Kiss, Poison, Def Leppard and Van Halen can all be heard in the band’s first three albums, watered down by a pop sensibility. But then came 2016’s “InVader”, splitting reviewers and causing a stink. The band had been talking about broadening out beyond their 80’s rock roots. And boy, did they. Featuring songs that wouldn’t have been out of place on a record by the Backstreet Boys, the album did at least deliver heavier tunes such as ‘Let’s get Cracking’, which channels Steel Panther channelling Van Halen’s “1984” era, but without the former band’s intentional comedy.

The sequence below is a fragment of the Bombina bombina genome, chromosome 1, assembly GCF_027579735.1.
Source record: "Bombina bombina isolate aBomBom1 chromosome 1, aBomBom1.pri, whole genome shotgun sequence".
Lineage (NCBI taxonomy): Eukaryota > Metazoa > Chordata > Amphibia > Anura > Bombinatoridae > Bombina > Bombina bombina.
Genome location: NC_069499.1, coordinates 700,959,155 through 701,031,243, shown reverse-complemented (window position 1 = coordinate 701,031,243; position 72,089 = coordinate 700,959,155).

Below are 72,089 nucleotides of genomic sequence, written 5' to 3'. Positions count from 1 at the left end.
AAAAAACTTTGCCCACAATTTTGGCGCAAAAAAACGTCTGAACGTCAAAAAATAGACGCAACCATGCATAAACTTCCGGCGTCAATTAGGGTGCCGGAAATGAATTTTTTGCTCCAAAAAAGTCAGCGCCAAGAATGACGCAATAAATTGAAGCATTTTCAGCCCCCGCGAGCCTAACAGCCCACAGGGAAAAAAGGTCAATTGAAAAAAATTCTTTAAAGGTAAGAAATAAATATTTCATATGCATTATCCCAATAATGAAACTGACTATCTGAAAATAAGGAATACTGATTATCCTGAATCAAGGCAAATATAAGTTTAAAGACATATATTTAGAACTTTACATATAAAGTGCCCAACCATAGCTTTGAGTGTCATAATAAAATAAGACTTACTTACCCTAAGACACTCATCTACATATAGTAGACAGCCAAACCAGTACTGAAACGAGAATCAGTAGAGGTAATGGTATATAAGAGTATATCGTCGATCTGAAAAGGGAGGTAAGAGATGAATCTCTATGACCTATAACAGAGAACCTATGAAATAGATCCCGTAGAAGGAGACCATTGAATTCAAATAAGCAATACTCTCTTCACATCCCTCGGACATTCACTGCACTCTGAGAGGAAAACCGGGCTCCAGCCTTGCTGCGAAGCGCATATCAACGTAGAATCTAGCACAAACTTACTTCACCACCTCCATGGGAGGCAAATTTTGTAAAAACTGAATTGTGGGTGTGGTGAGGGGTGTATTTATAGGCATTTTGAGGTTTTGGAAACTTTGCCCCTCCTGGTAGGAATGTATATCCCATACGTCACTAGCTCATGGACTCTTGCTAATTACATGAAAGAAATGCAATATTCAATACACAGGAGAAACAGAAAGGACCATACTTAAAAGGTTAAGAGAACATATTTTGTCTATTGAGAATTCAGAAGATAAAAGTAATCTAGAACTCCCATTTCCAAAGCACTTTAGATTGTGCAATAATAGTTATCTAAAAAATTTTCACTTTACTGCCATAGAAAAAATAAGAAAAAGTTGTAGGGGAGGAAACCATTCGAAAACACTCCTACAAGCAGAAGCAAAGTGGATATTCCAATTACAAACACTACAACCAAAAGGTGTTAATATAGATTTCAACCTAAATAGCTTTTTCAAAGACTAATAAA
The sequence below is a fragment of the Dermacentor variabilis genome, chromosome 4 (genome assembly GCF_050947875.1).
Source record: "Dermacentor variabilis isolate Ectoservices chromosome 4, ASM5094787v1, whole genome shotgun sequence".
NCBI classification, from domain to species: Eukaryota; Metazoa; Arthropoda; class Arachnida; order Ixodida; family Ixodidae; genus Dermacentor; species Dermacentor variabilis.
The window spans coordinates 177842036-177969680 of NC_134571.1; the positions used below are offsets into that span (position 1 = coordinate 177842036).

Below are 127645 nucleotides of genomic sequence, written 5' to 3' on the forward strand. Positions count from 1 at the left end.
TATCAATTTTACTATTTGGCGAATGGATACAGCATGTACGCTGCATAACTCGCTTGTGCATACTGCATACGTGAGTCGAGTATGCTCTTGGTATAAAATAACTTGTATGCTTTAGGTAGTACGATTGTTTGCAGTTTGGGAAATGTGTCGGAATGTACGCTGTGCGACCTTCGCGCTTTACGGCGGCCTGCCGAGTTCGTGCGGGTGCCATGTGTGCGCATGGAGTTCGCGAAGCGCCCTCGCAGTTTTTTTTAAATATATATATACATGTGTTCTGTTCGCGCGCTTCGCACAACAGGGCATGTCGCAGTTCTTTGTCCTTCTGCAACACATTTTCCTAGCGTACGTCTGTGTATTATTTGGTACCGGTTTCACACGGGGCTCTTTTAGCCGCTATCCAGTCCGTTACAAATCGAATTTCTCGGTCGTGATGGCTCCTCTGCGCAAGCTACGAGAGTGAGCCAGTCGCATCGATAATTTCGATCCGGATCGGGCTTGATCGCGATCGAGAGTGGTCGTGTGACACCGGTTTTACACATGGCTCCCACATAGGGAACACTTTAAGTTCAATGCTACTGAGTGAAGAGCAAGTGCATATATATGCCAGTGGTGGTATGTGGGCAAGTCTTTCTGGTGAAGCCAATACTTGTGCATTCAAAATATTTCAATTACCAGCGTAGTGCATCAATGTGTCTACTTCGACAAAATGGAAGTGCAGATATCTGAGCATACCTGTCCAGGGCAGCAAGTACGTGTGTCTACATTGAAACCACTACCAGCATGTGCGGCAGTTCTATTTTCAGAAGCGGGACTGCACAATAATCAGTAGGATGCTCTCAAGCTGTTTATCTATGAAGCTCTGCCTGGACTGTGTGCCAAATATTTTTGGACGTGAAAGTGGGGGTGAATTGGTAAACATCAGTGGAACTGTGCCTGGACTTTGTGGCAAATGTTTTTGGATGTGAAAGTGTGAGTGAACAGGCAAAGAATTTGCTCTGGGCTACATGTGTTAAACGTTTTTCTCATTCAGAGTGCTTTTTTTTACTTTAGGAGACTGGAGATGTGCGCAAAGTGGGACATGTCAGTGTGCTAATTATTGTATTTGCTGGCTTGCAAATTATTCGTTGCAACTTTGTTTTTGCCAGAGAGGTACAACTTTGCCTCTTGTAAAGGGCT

Now, in 2022 and after a long hiatus, we arrive at “Turborider”. It’s an album that sees Reckless Love embrace a direction that was perhaps foretold in 2015. Olli covered Corey Hart’s 1983 hit ‘Sunglasses At Night’, as part of supergroup The Local Band, and that song is a good indication of places the new Reckless album goes. We’re talking synths, white suits, pink neon and mirrored aviator shades. 

Ladies and gentlemen, this band has gone full Miami Vice.

Actually, they’ve gone Synthwave. The most commercially successful example of the genre would probably be ‘Blinding Lights’ by The Weeknd. In fact, play that song and ‘For The Love Of Good Times’ from the Reckless album back to back and I guarantee that in a Cola-style blind taste test, people would have no idea that the two acts have any substantial differences.